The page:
Center for Latin American, Caribbean, and Latino Studies

Document Type

Report

Publication Date

11-2009

Abstract

Introduction: This report analyzes demographic and socioeconomic characteristics among the five largest Latino nationality groups during 1990-2007 in the NYC Community District 4 of the borough of Brooklyn, which comprise the neighborhood of Bushwick.

Methods: Data on Latinos and other racial/ethnic groups were obtained from the U.S. Census Bureau American Community Survey, reorganized for public use by the Minnesota Population Center, University of Minnesota, IPUMSusa. Cases in the dataset were weighted and analyzed to produce population estimates.

Results: Puerto Ricans are the largest Latino subgroup in Brooklyn’s Community District 4, accounting for over 22% of the total population and 32% of the Latino population in the district in 2007. Latinos in Brooklyn’s Community District 4, as a group, tend to be younger than other racial/ ethnic groups. Among the major racial/ethnic groups, Latinos have the second lowest homeownership rate in the district after non-Hispanic Whites. Asians and non-Hispanic Blacks had the highest median incomes. Among Latinos, Dominicans and Mexicans had the highest median incomes. Educational attainment levels differed significantly among the major racial/ethnic groups, with non-Hispanic Whites and Asians achieving significantly higher educational attainment levels over Latinos, which had the lowest percentage of individuals with a Bachelor’s or higher degree. Among Latinos, Dominicans had the highest percentage of people 25 years and older who had a B.A. or higher degree. The percentage of employed Latinos is comparable to that of the general population at about 66%. In 2007, Puerto Ricans had the lowest percentage of people age 16-60 employed. The percentage of foreign-born Latinos in Brooklyn’s Community District 4 has risen since 1990, suggesting an increase in immigration.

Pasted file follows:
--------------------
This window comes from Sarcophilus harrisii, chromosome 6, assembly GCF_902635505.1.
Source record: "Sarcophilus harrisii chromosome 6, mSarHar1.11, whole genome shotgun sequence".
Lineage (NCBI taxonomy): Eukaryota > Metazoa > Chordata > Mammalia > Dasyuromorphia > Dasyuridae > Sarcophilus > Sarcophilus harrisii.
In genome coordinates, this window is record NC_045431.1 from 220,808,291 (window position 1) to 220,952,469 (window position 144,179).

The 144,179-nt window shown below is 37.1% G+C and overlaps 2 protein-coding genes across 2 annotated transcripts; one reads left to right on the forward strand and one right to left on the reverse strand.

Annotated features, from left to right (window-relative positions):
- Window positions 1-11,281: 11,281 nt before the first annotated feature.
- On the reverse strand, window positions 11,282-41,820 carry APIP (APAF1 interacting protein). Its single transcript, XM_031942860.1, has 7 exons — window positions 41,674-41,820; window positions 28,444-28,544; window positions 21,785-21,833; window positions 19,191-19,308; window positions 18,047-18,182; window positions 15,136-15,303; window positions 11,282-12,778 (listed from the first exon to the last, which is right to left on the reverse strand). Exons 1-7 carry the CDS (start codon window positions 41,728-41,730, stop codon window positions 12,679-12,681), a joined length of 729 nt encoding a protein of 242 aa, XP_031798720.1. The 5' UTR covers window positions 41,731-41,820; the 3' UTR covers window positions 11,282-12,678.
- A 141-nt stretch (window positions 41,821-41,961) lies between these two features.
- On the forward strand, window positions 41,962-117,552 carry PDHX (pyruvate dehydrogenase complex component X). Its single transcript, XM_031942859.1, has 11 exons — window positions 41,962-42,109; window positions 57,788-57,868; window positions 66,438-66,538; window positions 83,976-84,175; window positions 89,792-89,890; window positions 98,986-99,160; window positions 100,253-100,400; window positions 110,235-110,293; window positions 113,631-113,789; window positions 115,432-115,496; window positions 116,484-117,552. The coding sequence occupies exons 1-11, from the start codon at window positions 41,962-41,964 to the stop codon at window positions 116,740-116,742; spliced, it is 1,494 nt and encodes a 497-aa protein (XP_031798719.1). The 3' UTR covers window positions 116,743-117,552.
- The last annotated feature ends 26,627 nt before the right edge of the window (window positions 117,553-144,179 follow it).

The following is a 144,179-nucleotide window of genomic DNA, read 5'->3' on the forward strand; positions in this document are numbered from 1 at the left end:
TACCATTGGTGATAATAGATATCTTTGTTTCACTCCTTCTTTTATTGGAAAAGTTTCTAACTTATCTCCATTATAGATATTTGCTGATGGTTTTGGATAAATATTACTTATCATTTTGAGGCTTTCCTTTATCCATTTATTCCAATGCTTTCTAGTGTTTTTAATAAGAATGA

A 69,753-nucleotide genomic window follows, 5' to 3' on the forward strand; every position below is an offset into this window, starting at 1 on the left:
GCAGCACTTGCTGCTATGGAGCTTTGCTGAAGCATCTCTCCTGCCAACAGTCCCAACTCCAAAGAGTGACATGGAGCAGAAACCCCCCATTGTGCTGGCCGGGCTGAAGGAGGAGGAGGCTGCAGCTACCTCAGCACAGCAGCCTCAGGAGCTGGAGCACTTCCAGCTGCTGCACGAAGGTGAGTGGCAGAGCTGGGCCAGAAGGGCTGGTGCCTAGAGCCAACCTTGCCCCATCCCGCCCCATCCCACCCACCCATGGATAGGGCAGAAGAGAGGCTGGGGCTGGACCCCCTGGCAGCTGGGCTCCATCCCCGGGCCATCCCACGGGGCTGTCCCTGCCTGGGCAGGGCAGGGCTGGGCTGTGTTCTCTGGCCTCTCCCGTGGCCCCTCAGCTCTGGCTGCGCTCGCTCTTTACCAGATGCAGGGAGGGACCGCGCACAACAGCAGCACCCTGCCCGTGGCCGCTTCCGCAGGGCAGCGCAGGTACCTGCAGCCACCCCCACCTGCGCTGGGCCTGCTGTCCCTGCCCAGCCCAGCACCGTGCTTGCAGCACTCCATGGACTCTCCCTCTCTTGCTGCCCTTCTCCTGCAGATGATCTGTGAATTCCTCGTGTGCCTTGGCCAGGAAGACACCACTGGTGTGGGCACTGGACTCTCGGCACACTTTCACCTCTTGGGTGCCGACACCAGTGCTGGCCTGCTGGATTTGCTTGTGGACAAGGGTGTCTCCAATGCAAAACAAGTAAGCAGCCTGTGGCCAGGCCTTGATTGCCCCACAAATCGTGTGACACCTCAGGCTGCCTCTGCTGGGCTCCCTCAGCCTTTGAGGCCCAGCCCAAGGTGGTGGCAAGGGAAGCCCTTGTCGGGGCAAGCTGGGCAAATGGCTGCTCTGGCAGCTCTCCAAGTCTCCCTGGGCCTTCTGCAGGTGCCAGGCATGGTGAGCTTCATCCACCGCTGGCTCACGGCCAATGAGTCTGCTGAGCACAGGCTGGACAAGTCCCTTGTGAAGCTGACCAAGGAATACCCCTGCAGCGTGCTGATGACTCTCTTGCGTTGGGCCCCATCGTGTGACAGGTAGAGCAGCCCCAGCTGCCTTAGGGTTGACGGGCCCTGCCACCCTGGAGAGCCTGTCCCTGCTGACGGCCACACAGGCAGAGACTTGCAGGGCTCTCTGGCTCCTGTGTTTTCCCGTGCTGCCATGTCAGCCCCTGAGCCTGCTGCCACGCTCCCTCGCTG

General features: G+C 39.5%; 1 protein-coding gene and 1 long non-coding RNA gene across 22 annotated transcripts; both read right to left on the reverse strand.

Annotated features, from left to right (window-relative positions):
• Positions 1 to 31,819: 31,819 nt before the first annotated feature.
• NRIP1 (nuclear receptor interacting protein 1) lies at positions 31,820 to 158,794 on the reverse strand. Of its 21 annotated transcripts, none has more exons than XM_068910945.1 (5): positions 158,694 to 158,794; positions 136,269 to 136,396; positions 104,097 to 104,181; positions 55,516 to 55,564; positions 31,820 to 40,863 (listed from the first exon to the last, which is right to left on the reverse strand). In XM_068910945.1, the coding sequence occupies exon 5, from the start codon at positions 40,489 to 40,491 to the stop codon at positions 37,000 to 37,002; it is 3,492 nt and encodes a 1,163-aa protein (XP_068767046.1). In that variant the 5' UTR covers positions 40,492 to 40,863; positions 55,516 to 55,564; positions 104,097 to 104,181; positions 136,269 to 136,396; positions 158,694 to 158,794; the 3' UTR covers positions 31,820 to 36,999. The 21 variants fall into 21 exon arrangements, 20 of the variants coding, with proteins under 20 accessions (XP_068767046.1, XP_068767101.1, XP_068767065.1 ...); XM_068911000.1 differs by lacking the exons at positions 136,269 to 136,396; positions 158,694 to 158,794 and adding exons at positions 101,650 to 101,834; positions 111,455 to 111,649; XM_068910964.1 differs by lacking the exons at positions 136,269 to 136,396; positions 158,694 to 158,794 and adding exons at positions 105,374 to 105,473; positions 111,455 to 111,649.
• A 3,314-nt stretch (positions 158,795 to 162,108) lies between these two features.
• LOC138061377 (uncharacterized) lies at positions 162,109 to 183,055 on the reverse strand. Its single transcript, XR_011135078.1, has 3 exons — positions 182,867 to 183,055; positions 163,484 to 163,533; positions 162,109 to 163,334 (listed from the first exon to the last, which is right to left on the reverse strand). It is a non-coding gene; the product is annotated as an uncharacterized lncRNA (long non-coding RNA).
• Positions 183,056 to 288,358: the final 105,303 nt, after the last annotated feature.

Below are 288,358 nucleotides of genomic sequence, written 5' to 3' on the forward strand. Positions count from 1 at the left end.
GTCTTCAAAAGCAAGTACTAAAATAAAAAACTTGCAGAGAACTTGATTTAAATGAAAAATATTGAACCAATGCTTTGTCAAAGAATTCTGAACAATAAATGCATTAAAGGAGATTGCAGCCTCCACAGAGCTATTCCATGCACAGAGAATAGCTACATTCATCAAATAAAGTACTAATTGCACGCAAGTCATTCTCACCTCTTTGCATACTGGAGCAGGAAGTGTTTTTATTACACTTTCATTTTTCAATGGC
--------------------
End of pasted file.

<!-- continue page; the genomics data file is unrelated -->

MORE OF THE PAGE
Discussion: Brooklyn-based stakeholders and advocacy groups may find this report valuable when attempting to identify key trends and obstacles facing Latinos in these communities and better allocate time and resources.

Comments

For additional information about this collection see http://clacls.gc.cuny.edu/

 
 

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